Human Resources Blog - Spark Hire

How Do I Video Interview…Candidates with Disabilities?

Every candidate comes with their own set of unique interviewing challenges. That’s why we’re tackling how to video interview different types of candidates with this how-to series. Today, we’ll be talking about how to use video interviews to connect with candidates who have a disability. Before the interview, there are several things you need to know to make sure you stay compliant with best practice guidelines.

In the interview, you want to focus on a candidate’s skills and qualifications for the job. Whether or not a candidate has a disability, a good video interview will stay focused on key aspects of the job instead of outside attributes of the candidate. 

Some hiring managers can get nervous they will say the wrong thing or ask the wrong question to a candidate with disabilities. Before a video interview with any candidate, it’s important to make sure you know what you’re looking for in your ideal worker and you understand interviewing legalities.

In other words, it’s important to focus on abilities, not disabilities, in the interview process.

Here are some things you should know before you start up the webcam to conduct your video interview:

Preparation is Key
Before the video interview, prepare by looking up what’s legal and what’s illegal to ask in an interview setting. Browse both the Equal Employment Opportunity Commission (EEOC) website and pay special attention to the Americans with Disabilities Act (ADA).

If you do your homework and pay attention to the guidelines outlined in the ADA, you’ll go a long way toward asking good questions while avoiding questions that can be seen as discriminatory.

Use a Set Criteria For Everyone
One of the best ways to avoid discriminatory hiring practices is to develop a set hiring criteria. This way all candidates are judged based on the same rubric and no one gets an upper hand.

Before speaking to any candidates, gather your hiring team for an important brainstorming session. Look at the position you’re hiring for and decide the essential qualifications, skills, and personality of your ideal employee. Maybe you need someone who knows a certain computer program or someone who is an ace at customer service.

Once you’ve put together a workable set of standards and made your employee wish list, all candidates can be judged based on this static criteria. Candidates with disabilities will have the same chance to impress as any other candidate sitting on the other side of the webcam in a video interview.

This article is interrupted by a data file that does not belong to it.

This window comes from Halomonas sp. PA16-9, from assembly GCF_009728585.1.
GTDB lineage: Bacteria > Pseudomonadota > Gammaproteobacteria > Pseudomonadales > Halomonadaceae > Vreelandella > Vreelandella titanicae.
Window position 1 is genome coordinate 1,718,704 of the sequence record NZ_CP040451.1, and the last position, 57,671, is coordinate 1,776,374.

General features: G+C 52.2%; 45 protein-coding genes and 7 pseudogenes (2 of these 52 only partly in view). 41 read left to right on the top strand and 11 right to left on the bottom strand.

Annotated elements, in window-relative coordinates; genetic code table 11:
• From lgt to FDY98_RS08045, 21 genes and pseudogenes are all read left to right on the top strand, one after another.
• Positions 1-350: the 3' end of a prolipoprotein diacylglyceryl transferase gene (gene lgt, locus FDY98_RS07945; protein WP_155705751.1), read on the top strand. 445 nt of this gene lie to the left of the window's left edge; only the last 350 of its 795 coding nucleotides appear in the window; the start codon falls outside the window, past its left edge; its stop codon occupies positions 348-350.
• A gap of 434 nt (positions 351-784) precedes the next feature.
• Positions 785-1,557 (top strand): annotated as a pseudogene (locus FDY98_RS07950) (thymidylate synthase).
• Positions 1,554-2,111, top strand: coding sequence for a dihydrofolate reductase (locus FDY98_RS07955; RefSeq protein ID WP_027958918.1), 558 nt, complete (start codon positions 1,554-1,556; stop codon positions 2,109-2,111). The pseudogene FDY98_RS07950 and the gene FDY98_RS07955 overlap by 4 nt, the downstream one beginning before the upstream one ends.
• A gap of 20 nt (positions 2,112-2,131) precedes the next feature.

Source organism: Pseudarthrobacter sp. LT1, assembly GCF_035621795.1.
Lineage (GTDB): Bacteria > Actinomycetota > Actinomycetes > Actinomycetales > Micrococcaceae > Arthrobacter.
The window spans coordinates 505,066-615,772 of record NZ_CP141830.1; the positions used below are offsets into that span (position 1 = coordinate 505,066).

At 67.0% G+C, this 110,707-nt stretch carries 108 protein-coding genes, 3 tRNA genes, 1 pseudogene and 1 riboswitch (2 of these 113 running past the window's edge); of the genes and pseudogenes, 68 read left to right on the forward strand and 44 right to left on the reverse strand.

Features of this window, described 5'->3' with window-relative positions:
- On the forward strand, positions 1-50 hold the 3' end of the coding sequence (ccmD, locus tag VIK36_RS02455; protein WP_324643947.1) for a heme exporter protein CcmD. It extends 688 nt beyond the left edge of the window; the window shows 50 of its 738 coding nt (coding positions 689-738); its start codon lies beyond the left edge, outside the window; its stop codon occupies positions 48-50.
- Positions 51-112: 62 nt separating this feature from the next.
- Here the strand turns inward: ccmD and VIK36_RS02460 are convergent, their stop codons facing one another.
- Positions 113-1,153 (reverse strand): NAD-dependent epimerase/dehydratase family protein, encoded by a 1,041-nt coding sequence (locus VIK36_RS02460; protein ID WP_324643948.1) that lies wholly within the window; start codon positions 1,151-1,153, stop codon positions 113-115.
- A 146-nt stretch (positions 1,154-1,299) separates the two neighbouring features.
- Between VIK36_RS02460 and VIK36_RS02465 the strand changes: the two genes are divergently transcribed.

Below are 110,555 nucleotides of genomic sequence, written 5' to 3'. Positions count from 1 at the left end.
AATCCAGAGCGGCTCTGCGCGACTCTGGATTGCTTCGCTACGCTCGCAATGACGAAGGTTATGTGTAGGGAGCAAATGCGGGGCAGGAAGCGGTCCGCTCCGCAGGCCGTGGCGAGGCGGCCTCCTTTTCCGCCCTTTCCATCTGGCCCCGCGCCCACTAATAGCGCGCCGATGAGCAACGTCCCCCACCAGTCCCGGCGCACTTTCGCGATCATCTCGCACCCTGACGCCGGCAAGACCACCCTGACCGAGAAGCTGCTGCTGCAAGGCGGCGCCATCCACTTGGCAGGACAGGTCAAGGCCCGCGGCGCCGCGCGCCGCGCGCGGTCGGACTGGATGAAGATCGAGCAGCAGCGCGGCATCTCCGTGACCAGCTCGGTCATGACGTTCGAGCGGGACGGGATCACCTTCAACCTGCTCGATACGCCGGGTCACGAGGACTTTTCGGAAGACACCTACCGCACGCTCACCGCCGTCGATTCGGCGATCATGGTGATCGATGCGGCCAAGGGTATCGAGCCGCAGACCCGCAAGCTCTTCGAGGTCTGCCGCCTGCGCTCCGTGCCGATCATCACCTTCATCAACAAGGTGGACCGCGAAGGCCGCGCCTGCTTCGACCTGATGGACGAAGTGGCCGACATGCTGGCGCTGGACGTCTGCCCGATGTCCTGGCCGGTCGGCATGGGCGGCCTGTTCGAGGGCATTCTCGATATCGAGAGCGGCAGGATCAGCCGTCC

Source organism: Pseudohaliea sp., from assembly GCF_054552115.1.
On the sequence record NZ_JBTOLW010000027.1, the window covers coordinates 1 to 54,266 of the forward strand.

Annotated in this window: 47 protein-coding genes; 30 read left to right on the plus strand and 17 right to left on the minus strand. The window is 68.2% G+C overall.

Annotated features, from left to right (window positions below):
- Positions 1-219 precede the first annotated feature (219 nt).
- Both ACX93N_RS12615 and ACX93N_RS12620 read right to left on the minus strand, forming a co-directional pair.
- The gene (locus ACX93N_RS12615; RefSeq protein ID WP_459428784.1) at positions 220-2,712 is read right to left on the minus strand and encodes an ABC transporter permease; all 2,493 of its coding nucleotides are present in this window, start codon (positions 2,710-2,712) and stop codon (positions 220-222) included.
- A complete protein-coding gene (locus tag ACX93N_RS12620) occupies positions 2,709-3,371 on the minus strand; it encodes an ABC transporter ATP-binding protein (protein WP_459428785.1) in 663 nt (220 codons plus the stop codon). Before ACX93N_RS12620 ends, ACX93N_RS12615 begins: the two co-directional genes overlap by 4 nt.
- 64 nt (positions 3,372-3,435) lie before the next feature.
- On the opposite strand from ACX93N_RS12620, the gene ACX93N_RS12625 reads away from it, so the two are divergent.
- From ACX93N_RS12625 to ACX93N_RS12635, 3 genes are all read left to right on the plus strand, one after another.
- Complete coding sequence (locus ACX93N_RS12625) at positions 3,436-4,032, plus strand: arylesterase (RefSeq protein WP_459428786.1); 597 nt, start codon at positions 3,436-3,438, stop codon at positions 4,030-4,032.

Keep Questions Job-Related
The most important way to keep compliant with both the EEOC and the ADA is to make sure all questions are relevant and related specifically to the position and organizational fit.

If a candidate’s disability would have no bearing whatsoever on job functions and responsibilities, there’s no need to ask any questions related to it. If the disability has the potential to affect work performance, ask only about how a candidate would handle the specific job functions that could be impacted.

Once again, you want to focus on abilities instead of disabilities. When hiring a great candidate, you need to know what value the job seeker can bring to your organization. Preparation is again important when it comes to asking the right questions. 

Here are some examples of good and bad questions concerning a candidate’s disability:

  • Good Question: If the job has a requirement to lift a certain number of pounds, you can ask the candidate how they will meet this requirement. This is an already formed criteria to which all candidates who interview for the job are expected to adhere.
  • Bad Question: You can tell the candidate you’re speaking to in the video interview is in a wheelchair, so you ask how long they’ve been wheelchair-bound. This is a bad question for a variety of reasons, mostly because it’s a personal question with almost no impact on how the candidate would perform the job. It has no bearing on qualifications, work history, or organizational fit.

Interviewing candidates with disabilities isn’t a tricky proposition if you’re prepared, have set criteria, and ask good questions. If you keep compliant with regulations, you can find a great candidate who will become a great employee at your company.

What are some ways you make sure you stay compliant in your interviews? Share in the comments.

IMAGE: Courtesy of Flickr by Fu Man Jew

Heather Huhman

Heather R. Huhman is the Career & Recruiting Advisor for Spark Hire. She writes career and recruiting advice for numerous outlets, and is the author of Lies, Damned Lies & Internships: The Truth About Getting from Classroom to Cubicle (2011), and #ENTRYLEVELtweet: Taking Your Career from Classroom to Cubicle (2010).